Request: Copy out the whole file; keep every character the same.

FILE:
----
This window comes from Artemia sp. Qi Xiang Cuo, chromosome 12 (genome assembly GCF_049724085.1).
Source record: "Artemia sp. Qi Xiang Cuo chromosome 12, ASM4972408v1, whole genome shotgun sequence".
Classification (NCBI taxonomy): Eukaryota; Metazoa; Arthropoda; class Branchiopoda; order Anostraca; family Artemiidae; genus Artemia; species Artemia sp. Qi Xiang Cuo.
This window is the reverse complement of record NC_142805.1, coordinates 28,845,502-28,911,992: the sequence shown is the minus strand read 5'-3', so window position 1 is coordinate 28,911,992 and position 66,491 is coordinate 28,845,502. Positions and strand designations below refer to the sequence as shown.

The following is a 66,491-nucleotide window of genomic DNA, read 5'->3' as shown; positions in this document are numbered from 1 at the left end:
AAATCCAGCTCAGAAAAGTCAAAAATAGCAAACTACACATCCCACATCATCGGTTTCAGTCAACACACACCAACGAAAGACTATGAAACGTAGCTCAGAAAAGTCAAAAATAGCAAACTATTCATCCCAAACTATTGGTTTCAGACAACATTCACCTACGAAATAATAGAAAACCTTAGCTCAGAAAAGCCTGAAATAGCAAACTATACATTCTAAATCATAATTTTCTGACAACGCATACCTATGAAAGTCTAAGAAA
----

This window comes from Artemia sp. Qi Xiang Cuo, chromosome 12 (genome assembly GCF_049724085.1).
Source record: "Artemia sp. Qi Xiang Cuo chromosome 12, ASM4972408v1, whole genome shotgun sequence".
Classification (NCBI taxonomy): Eukaryota; Metazoa; Arthropoda; class Branchiopoda; order Anostraca; family Artemiidae; genus Artemia; species Artemia sp. Qi Xiang Cuo.
This window is the reverse complement of record NC_142805.1, coordinates 28,845,502-28,911,992: the sequence shown is the minus strand read 5'-3', so window position 1 is coordinate 28,911,992 and position 66,491 is coordinate 28,845,502. Positions and strand designations below refer to the sequence as shown.

The following is a 66,491-nucleotide window of genomic DNA, read 5'->3' as shown; positions in this document are numbered from 1 at the left end:
AAATCCAGCTCAGAAAAGTCAAAAATAGCAAACTACACATCCCACATCATCGGTTTCAGTCAACACACACCAACGAAAGACTATGAAACGTAGCTCAGAAAAGTCAAAAATAGCAAACTATTCATCCCAAACTATTGGTTTCAGACAACATTCACCTACGAAATAATAGAAAACCTTAGCTCAGAAAAGCCTGAAATAGCAAACTATACATTCTAAATCATAATTTTCTGACAACGCATACCTATGAAAGTCTAAGAAA